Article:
VIDEO Keep Christ In Christmas Mini Movie for Church

Sharefaith Worship Resources
Dec 2, 2013

Keep Christ In Christmas Mini Movie for Church

This Christmas in all the hustle and bustle of gift buying and giving, don’t forget the reason for the season. The most important gift of all is the gift of Jesus the Messiah! Though in the very nature God, He humbled Himself and became a man. We can get so busy “serving” God, even in religious activities, that we forget the God we serve. Keep Christ in Christmas! “Seek ye first the kingdom of God and His righteousness and all these things will be added unto you.” (Matthew 6:33).

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Outside In?

All of you who were baptized into Christ have clothed yourselves with Christ. Galatians 3:27

“Change: From the Inside Out or the Outside In?” the headline read, reflecting a popular trend today—the idea that outward changes like a makeover or better posture can be an easy way to change how we feel on the inside—and even change our lives.

It’s an appealing concept—who wouldn’t want improving our lives to be as easy as a new look? Many of us have learned the hard way that changing deep-rooted habits can seem nearly impossible. Focusing on simple external changes offers hope that there is a quicker path toward improving our lives.

Lord, thank You for Your Spirit renewing us every day and drawing us closer to You and Your love.

But although such changes can improve our lives, Scripture invites us to seek a deeper transformation—one that is impossible on our own. In fact, in Galatians 3 Paul argued that even God’s law—a priceless gift that revealed His will—couldn’t heal the brokenness of God’s people (vv. 19–22). True healing and freedom required them to, through faith, be “clothed” in Christ (v. 27) through His Spirit (5:5). Set apart and shaped through Him, they would find their true identity and worth—every believer equally an heir to all of God’s promises (3:28–29).

We could easily devote much energy to self-improvement techniques. But the deepest and most satisfying changes in our hearts come in knowing the love that surpasses knowledge (Eph. 3:17–19)—the love that changes everything.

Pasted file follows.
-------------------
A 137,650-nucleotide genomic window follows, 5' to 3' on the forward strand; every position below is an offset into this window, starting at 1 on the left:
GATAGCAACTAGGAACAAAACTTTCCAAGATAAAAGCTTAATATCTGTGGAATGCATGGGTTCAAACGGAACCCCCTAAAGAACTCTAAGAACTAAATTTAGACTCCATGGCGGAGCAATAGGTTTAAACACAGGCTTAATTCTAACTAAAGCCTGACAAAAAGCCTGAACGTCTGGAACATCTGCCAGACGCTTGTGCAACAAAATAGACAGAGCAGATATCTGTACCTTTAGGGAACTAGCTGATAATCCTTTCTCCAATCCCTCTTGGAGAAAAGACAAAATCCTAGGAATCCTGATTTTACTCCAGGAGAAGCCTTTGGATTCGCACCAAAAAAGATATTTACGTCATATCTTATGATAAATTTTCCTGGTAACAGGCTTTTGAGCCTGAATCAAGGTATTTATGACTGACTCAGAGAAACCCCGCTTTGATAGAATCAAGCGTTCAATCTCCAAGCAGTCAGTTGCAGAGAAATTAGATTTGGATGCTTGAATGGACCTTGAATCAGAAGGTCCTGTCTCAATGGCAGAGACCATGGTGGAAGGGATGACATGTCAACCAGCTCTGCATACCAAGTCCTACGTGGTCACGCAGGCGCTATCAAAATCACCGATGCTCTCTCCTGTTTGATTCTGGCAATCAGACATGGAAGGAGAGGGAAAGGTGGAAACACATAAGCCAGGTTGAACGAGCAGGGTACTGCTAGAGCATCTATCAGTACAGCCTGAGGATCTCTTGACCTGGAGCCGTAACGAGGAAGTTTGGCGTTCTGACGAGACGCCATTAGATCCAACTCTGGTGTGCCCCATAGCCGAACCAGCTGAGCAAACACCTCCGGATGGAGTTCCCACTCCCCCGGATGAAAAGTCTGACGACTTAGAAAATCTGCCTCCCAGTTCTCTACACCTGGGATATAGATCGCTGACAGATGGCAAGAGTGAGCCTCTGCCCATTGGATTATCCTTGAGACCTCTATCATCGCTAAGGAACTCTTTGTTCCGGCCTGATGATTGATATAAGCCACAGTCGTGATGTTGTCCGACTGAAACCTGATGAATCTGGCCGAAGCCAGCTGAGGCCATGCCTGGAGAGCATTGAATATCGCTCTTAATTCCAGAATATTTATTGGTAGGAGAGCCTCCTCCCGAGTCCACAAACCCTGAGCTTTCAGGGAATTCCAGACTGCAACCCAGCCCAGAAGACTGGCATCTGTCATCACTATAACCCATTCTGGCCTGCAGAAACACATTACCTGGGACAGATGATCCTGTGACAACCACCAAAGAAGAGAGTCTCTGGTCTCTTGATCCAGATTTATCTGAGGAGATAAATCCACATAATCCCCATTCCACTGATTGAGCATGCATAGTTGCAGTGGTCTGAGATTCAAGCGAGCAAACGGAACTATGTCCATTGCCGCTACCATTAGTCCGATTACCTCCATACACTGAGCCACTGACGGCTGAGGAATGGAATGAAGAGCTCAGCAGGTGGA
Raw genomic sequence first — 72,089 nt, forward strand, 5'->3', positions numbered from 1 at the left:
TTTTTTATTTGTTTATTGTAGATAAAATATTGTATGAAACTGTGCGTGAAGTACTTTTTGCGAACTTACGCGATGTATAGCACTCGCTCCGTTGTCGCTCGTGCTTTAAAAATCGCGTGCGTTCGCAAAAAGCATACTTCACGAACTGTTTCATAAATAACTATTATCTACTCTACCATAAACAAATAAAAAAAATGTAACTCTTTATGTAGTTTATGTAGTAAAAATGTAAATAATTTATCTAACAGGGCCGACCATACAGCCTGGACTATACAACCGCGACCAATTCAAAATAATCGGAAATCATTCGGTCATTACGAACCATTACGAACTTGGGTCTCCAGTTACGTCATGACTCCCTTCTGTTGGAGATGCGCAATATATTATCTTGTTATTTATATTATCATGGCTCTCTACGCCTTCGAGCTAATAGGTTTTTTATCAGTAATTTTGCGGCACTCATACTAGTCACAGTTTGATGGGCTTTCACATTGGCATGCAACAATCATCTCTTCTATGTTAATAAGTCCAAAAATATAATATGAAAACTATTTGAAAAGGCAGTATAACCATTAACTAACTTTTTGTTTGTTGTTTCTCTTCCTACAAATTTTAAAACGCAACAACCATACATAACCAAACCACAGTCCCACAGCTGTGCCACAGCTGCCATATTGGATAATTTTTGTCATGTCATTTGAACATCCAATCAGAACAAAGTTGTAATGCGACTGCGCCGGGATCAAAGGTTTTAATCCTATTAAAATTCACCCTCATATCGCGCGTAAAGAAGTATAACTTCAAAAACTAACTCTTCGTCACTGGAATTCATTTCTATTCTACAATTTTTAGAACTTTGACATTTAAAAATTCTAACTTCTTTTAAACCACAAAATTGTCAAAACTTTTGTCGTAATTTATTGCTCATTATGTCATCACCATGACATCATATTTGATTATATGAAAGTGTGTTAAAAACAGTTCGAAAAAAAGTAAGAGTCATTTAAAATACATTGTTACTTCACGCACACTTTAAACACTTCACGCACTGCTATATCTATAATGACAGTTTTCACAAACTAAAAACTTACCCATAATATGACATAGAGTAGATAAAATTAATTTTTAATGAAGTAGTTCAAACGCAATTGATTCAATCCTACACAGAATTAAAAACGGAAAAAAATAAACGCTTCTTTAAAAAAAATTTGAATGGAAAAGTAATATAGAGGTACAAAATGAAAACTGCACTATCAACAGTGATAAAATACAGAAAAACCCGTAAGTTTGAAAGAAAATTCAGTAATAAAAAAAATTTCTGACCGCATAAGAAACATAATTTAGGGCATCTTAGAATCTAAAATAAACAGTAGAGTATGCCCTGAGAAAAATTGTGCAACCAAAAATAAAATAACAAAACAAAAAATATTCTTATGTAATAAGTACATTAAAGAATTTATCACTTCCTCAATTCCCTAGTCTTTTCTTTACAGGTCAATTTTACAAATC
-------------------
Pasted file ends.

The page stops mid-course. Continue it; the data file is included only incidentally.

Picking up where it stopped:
Lord, we’re so grateful we don’t have to rely on ourselves. Thank You for Your Spirit renewing us every day and drawing us closer to You and Your love.

In Jesus, true and lasting transformation is possible.

By Monica Brands 


How does God’s love transform us? Second Corinthians 5:17–18 tells us, “If anyone is in Christ, the new creation has come: The old has gone, the new is here! All this is from God, who reconciled us to himself through Christ.” As Christians we are already new, transformed creatures through Christ’s death for our sins. But that doesn’t mean our transformation is complete. What’s our part in this transformation? We are to “grow in the grace and knowledge of our Lord and Savior Jesus Christ” (2 Peter 3:18) so that we are no longer “infants in Christ” (1 Cor. 3:1). And we are to no longer “conform to the pattern of this world, but be transformed by the renewing of [our] mind” (Rom. 12:2). But we don’t accomplish this on our own. The Holy Spirit is at work inside us. As we “contemplate the Lord’s glory, [we] are being transformed into his image with ever-increasing glory, which comes from the Lord, who is the Spirit” (2 Cor. 3:18).

As we pray, read the Bible, and fellowship with God, the Holy Spirit reveals more about Jesus, helps us to love Him more, and transforms us to more closely resemble Him.

Alyson Kieda

Be Strong and Courageous

Deuteronomy 31:1-8

Have you ever faced a challenge that left you feeling inadequate and afraid? The great men and women in the Bible weren’t superhuman, so they undoubtedly experienced the same weaknesses we do. Though Joshua was a strong military leader, he probably felt inadequate to fill Moses’ shoes. After all, Moses had talked with God face to face, performed amazing miracles, and led the Israelites out of Egyptian bondage. How could Joshua ever expect to live up to that?

But remember, Moses didn’t start out as a mighty man of faith. When God first called him to deliver the children of Israel, he focused on his own inadequacy and begged the Lord to send someone else (Ex. 4:10-13). I think Moses knew exactly how Joshua felt. That’s why he exhorted his successor to be strong and courageous.